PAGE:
Securing WordPress: Unprivileged LXC Container on Ubuntu

Setting up Apache2, MySQL, PHP

DigitalOcean has published a detailed article1 on setting up your LAMP (Linux, Apache2, MySQL, PHP) stack. These are needed as WordPress runs on PHP and uses MySQL database. Here is a quick run-through of the bare essentials.

  1. Let’s install Apache.
root> apt install apache2

Apache2 should be installed and have a test page available on port 80 through our static IP address. We will be testing it shortly.

  1. Let’s get MySQL and add a password. First, let’s install it:
root> install mysql-server
root> mysql_secure_installation

You will be asked if you wish to configure a plugin to improve password security. We will be skipping this since we are only using one database user just for WordPress.

By default, root user of the system can automatically authenticate themselves to MySQL based on their UID through auth_socket plugin. We can see this by opening MySQL prompt (notice that no password is required), and pull up the list of authentication method used by each account.

root> mysql
mysql> SELECT user,authentication_string,plugin,host FROM mysql.user;

Then, we can configure the root account to use a password “ChangeMe” and apply new changes as follows:

mysql> ALTER USER 'root'@'localhost' IDENTIFIED WITH mysql_native_password BY 'ChangeMe';

We are done with MySQL and we can exit mysql shell now.

mysql> exit
  1. And finally, PHP. We will install PHP as well as modules / helper packages to integrate PHP with Apache2, MySQL database, and WordPress.
root> apt install php libapache2-mod-php php-mysql php-curl php-gd php-mbstring php-xml php-xmlrpc php-soap php-intl php-zip

That’s it for PHP! You can additionally check your PHP installation with phpinfo(); but remember to delete this off. This function creates a lot of sensitive information about your server and environment that you probably don’t want attackers to find out.

If you want to configure Apache2 to prefer PHP files over others, modify the /etc/apache2/mods-enabled/dir.conf file to place index.php first so it looks like so:

<IfModule mod_dir.c>
    DirectoryIndex index.php index.html index.cgi index.xhtml index.htm

We are all done! To finish off the installation, let’s restart Apache2. We can check the status of the service with the second line.

root> systemctl restart apache2
root> systemctl status apache2

Setting up Apache2 Reverse Proxy

Now let us set up Apache2 on our host to fetch request from the Apache in our container. We will see if we can reach the test page generated from the Apache in the container.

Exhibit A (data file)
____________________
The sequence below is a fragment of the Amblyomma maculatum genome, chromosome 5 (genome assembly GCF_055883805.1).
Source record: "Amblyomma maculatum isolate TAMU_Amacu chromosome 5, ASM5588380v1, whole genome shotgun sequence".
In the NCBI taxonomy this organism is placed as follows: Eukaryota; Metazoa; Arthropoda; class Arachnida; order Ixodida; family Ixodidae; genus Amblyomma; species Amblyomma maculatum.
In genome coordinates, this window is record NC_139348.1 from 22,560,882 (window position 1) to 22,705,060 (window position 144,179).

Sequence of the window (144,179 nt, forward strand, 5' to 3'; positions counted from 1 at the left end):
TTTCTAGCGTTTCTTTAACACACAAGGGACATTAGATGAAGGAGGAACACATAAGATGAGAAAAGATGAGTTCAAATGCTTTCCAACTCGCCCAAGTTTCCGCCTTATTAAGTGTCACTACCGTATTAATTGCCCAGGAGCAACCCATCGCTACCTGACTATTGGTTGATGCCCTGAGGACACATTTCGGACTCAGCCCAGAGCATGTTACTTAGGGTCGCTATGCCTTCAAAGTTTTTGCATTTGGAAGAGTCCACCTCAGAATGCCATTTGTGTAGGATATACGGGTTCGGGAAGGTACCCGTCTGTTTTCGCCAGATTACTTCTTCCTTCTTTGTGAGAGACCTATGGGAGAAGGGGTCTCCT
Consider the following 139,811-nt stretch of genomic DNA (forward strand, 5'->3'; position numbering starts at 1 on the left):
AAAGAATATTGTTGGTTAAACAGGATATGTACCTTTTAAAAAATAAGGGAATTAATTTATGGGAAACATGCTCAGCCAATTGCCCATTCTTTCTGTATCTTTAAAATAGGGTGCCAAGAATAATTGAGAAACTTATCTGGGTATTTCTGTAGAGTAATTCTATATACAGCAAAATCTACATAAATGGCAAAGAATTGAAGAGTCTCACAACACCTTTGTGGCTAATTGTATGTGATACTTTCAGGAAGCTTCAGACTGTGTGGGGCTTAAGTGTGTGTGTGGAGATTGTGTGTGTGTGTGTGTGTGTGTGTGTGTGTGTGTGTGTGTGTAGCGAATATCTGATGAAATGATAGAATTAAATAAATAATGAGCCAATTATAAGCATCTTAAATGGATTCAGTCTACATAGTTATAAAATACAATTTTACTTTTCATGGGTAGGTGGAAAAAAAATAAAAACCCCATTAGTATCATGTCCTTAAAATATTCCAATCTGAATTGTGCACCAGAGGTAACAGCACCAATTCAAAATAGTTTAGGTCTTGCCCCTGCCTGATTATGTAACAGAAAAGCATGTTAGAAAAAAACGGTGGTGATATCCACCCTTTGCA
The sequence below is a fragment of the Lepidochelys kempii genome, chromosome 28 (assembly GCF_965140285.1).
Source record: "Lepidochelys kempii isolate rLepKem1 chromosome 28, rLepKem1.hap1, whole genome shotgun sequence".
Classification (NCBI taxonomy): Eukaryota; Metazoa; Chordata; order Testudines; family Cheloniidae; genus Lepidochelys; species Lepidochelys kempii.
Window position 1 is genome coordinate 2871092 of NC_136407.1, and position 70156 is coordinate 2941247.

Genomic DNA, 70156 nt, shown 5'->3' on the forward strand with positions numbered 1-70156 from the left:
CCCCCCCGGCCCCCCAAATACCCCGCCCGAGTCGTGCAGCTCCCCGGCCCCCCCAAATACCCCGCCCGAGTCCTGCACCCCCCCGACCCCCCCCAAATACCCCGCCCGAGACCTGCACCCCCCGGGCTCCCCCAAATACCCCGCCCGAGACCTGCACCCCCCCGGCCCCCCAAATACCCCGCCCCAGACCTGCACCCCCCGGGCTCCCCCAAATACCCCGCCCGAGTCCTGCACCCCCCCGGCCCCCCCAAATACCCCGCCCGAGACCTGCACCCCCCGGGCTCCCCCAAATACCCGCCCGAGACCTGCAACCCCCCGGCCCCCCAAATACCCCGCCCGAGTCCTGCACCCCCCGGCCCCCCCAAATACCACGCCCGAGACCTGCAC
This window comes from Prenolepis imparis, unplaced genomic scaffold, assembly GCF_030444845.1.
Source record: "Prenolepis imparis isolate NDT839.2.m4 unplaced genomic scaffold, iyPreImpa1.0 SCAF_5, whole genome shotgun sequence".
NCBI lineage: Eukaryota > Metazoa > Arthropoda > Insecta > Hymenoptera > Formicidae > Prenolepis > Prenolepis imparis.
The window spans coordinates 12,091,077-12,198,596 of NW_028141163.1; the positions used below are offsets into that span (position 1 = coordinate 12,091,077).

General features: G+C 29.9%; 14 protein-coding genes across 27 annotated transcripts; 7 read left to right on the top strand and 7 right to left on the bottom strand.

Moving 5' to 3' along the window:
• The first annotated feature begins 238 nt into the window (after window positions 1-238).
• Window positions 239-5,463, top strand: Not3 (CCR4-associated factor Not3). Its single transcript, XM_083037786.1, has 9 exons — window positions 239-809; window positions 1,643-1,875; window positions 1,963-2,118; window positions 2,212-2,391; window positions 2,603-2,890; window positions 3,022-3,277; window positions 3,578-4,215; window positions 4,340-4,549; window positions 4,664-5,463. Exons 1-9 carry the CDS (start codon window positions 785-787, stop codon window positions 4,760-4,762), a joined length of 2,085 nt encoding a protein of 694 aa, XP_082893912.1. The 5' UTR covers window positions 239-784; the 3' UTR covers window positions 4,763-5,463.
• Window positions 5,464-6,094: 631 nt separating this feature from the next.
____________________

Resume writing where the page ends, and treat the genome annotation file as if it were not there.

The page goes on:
1. Enable Apache2 proxy modules in our host machine.
host> sudo a2enmod proxy
host> sudo a2enmod proxy_http
host> sudo a2enmod headers
  1. Configure your Apache2 in host machine.
host> sudo vim /etc/apache2/sites-enabled/000-default.conf

Modify the file to match something like below:

<VirtualHost *:443>
    # Listen to this name
    # For identifying the original protocol and port client used
    RequestHeader set X-Forwarded-Proto "https"
    RequestHeader set X-Forwarded-Port "443"

    # Set up proxy
    ProxyPreserveHost On
    ProxyPass /
    ProxyPassReverse /

    # Some boilerplate config for TLS
    SSLEngine On
    SSLCertificateFile "/var/www/"
    SSLCertificateKeyFile "/var/www/"
  • X-Forwarded-Proto and X-Forwarded-Port passes on information about the protocol and port from the original request. This is important later for WordPress to correctly choose the protocol to use. Recall that clients visit on HTTPS (port 443) but the request is relayed with HTTP (port 80).
  • ProxyPreserveHost preserves and retains the hostname from the original request.
  • ProxyPass is our reverse proxy at work. The Apache2 is passing on a path from to
  • ProxyPassReverse is how our Apache in the container affects the Apache in the host. If WordPress decides to head to, our main Apache in the host will understand to keep our domain and head to; not actually
  1. Let’s restart Apache2 for our changes and new modules to take effect.
host> sudo systemctl restart apache2

The reverse proxy should now be working. Visiting should show you the Apache test page from within the container! If this subdomain is not responding, remember to add it to your DNS entries and allow up to two days for it to take effect (DNS propagation).

Apache2 default test page

On the next page, we will set up WordPress.


  1. On Page 1, we start with a bit of literature so we know what we will be doing later on.
  2. On Page 2, we create an unprivileged LXC container.
  3. On Page 3, we set up Apache2, MySQL and PHP in the container. We also set up our main Apache2 as a reverse proxy to serve pages from within the container.
  4. On Page 4, we set up WordPress inside the container.
  5. On Page 5, we end with some closing thoughts.



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